MS-TR: A Morphologically enriched sentiment Treebank and recursive deep models for compositional semantics in Turkish

Zeybek S., Koc E., Secer A.

COGENT ENGINEERING, vol.8, no.1, 2021 (ESCI) identifier identifier

  • Publication Type: Article / Article
  • Volume: 8 Issue: 1
  • Publication Date: 2021
  • Doi Number: 10.1080/23311916.2021.1893621
  • Journal Indexes: Emerging Sources Citation Index (ESCI), Scopus
  • Keywords: Recursive neural networks, sentiment analysis, sentiment treebank, opinion mining, morphologically rich languages
  • Yıldız Technical University Affiliated: Yes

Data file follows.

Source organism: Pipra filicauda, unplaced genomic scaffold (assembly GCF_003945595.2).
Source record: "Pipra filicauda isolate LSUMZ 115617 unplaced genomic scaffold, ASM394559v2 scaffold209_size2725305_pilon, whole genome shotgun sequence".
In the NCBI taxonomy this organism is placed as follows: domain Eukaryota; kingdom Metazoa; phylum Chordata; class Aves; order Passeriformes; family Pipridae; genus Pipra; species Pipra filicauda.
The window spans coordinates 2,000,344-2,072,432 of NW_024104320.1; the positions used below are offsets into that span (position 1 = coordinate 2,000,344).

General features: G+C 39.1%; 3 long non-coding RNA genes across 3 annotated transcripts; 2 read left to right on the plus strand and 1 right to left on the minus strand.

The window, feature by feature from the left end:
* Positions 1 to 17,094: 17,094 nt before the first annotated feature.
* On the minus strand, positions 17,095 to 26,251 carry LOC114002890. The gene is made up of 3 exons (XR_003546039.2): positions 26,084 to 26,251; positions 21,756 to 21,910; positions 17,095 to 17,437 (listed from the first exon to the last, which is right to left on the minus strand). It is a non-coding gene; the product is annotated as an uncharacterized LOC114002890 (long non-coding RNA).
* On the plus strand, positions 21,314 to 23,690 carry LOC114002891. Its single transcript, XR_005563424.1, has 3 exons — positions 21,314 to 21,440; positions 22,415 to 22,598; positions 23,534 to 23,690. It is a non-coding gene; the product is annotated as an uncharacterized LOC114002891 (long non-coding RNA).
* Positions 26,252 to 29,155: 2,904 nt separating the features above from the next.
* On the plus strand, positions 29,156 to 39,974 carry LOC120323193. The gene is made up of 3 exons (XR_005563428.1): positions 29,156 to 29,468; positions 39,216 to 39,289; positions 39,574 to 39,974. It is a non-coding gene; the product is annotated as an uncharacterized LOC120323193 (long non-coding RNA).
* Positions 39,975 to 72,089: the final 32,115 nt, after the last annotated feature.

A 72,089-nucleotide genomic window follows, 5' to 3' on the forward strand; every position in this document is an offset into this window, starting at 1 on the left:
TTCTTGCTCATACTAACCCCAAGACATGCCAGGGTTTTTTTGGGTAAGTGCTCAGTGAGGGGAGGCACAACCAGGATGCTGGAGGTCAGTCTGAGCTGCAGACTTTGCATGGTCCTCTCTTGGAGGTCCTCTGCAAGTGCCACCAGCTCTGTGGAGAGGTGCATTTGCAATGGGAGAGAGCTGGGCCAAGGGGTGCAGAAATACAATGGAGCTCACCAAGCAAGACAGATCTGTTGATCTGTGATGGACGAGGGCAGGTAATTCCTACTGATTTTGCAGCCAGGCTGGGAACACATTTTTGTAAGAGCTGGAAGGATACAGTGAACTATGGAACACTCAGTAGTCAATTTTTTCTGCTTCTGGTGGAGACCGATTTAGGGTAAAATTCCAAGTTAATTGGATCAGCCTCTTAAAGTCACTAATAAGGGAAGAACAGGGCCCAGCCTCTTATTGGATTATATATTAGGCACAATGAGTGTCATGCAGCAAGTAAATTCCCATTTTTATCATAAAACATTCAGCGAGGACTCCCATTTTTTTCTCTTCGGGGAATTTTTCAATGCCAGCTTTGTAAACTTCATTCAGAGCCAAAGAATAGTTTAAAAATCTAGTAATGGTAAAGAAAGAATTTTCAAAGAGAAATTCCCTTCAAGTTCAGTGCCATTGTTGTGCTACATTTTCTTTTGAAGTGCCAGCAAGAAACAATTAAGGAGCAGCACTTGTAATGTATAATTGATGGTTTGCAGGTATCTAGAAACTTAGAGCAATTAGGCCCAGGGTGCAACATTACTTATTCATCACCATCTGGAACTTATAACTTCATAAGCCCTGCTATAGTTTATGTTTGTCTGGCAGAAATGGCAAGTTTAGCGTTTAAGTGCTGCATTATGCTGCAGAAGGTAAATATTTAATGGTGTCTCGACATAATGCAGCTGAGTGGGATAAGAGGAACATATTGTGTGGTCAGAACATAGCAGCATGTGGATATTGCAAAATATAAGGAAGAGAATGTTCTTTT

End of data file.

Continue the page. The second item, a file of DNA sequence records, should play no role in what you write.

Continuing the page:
Recursive Deep Models have been used as powerful models to learn compositional representations of text for many natural language processing tasks. However, they require structured input (i.e. sentiment treebank) to encode sentences based on their tree-based structure to enable them to learn latent semantics of words using recursive composition functions. In this paper, we present our contributions and efforts for the Turkish Sentiment Treebank construction. We introduce MS-TR, a Morphologically Enriched Sentiment Treebank, which was implemented for training Recursive Deep Models to address compositional sentiment analysis for Turkish, which is one of the well-known Morphologically Rich Language (MRL). We propose a semi-supervised automatic annotation, as a distant-supervision approach, using morphological features of words to infer the polarity of the inner nodes of MS-TR as positive and negative. The proposed annotation model has four different annotation levels: morph-level, stem-level, token-level, and review-level. Each annotation level's contribution was tested using three different domain datasets, including product reviews, movie reviews, and the Turkish Natural Corpus essays. Comparative results were obtained with the Recursive Neural Tensor Networks (RNTN) model which is operated over MS-TR, and conventional machine learning methods. Experiments proved that RNTN outperformed the baseline methods and achieved much better accuracy results compared to the baseline methods, which cannot accurately capture the aggregated sentiment information.